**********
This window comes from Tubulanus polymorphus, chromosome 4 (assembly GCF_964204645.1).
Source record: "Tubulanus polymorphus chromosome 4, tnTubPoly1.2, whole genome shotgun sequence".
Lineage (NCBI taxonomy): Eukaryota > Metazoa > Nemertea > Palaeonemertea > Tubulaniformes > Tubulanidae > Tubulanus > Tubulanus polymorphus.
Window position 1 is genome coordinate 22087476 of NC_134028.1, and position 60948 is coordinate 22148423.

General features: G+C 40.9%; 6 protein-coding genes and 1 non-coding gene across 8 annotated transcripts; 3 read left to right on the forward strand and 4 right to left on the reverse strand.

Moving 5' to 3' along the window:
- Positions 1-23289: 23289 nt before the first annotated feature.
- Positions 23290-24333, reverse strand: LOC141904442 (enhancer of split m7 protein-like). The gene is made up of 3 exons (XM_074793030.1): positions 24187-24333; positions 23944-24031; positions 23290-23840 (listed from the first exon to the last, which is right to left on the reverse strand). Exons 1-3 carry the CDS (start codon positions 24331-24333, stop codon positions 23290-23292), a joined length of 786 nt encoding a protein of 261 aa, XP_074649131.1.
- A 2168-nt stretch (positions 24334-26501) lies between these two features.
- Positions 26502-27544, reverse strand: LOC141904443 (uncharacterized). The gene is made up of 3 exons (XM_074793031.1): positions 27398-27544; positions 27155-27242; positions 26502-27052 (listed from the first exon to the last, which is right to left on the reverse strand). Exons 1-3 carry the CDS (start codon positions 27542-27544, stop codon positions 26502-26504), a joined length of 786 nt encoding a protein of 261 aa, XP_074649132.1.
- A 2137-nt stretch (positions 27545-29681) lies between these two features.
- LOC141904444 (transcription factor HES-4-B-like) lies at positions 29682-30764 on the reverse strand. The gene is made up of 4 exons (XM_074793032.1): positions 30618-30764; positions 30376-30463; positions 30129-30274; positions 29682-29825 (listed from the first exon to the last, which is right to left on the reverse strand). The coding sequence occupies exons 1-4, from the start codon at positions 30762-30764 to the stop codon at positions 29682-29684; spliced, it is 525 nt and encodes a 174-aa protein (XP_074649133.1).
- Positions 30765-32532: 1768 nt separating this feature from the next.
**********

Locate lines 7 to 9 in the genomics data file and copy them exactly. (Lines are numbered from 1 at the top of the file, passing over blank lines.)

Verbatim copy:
- Positions 1-23289: 23289 nt before the first annotated feature.
- Positions 23290-24333, reverse strand: LOC141904442 (enhancer of split m7 protein-like). The gene is made up of 3 exons (XM_074793030.1): positions 24187-24333; positions 23944-24031; positions 23290-23840 (listed from the first exon to the last, which is right to left on the reverse strand). Exons 1-3 carry the CDS (start codon positions 24331-24333, stop codon positions 23290-23292), a joined length of 786 nt encoding a protein of 261 aa, XP_074649131.1.
- A 2168-nt stretch (positions 24334-26501) lies between these two features.